Better screening, assessing, and interviewing

When it comes to hiring practices, my pet peeve is over-reliance on resumes.

Somebody invented the typewriter, and it became the currency of recruiting. Now we try to figure out by reading a resume—by what people say about their experience—if they have the right behavior, the right values, the right cultural fit, the right skills, and the ability to grow.

That’s a huge problem in my world. Resumes aren’t people. There are several ways to reduce reliance on resumes and improve the hiring process.

Screening

If you’re the typical employer, you get a bunch of people to send you resumes for an open position. You read through the resumes, you select some of the candidates, and then you ask them some questions.

What I recommend is that you start the application process with the questions you care about most. From their answers, you pick a few resumes to read, and then you bring them in and talk to those candidates.

That is a huge and powerful change because you’re taking control of the conversation. You can advertise your job and have applicants respond by answering five questions. You can read the answers and select people from those answers.

You have five things you care about. Ask those five things. Talk to people who answer the way you want.

Assessing

Assessments are useful in overcoming those natural biases you have, such as really liking people who attended OU and not OSU.

Assessments are an opportunity to learn more about each person’s behaviors and motivations. Assessment tools such as DISC and Myers Briggs can be applied to work behaviors. Attention to detail is a work behavior. So is the ability to analyze data.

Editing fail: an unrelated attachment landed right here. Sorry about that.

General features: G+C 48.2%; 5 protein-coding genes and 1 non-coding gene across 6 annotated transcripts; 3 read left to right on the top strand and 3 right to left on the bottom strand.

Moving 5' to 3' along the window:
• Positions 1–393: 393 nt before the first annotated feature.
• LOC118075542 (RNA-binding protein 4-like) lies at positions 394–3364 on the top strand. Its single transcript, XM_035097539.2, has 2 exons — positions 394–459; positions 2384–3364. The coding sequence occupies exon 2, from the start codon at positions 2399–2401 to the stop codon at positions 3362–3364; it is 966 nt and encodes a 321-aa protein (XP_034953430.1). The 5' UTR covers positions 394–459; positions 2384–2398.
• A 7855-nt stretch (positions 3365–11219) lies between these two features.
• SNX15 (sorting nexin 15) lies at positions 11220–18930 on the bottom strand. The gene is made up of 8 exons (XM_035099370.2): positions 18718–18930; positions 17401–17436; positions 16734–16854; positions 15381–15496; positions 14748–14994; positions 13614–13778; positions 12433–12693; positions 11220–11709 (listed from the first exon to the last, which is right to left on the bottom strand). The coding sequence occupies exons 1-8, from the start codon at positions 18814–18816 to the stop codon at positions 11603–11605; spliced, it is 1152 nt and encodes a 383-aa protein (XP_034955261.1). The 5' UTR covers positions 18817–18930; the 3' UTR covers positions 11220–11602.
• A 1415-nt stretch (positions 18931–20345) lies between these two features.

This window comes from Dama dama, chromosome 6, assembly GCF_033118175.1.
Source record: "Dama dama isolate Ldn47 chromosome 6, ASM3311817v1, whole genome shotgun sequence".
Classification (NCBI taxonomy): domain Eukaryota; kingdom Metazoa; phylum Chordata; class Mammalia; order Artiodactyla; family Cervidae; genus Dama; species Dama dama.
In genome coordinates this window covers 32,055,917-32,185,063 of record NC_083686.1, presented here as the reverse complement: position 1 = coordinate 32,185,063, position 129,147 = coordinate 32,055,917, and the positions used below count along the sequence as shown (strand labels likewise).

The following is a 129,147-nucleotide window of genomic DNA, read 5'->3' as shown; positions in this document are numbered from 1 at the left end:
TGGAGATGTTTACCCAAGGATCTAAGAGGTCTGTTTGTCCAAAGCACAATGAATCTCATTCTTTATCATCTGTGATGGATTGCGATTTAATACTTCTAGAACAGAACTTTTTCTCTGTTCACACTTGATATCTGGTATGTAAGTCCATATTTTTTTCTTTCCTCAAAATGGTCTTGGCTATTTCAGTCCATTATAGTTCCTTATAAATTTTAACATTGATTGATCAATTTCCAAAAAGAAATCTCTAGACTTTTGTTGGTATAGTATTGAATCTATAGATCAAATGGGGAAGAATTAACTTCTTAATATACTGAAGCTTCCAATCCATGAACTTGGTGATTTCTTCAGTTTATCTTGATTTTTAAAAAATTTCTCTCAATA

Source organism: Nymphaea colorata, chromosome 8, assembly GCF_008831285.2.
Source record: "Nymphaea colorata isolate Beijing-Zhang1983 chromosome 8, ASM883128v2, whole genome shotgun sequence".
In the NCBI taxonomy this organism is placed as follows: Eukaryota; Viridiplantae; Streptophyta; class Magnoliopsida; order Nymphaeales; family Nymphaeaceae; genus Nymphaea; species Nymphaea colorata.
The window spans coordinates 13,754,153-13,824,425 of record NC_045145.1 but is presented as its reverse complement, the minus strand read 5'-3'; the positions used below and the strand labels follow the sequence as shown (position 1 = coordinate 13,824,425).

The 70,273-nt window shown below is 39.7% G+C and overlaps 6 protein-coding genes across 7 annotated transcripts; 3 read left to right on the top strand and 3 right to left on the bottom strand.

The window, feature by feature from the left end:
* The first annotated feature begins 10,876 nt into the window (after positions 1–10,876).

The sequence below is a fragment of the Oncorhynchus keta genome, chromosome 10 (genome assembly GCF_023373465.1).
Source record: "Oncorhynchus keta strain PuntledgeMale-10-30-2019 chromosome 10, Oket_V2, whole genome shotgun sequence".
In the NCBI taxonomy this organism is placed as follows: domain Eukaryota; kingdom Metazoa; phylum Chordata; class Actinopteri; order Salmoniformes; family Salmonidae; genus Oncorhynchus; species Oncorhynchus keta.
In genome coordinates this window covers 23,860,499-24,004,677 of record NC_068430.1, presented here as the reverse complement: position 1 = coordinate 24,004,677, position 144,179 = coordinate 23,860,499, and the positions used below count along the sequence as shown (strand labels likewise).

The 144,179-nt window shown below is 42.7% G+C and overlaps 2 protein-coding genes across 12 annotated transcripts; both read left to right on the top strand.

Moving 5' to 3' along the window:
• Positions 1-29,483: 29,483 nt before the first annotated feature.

My one rule of assessments is that before you use an assessment, you have to use it on yourself. You have to know that it works—that it sort of describes you.

Use it on people you know rather well and say, “That kind of describes them.” Then you can use it on total strangers. If you just use it on strangers, you don’t really know what you’re getting.

If you ask your five important questions early on and then you conduct assessments, you have a much better opportunity to know candidates well and understand them well.

A Harvard Business Review study shows that assessing is more effective than not assessing. You have a 13 percent chance of hiring successfully by just using experience compared to a 71 percent chance if you use multiple assessments.

Interviewing

For the interview, prepare yourself with questions you care about. Make sure you ask those questions.

Be polite but not overly friendly. If you’re overly friendly, you don’t give the candidates a chance to warm you up, and you may not see their real personality.

Don’t be afraid of silence. If you have prepared a relevant question and you ask it, make sure you give the person time to answer. We don’t all have instant answers to things. Some of us need a little bit more time.

Through better screening, assessing, and interviewing, you can improve your search for the right employee.

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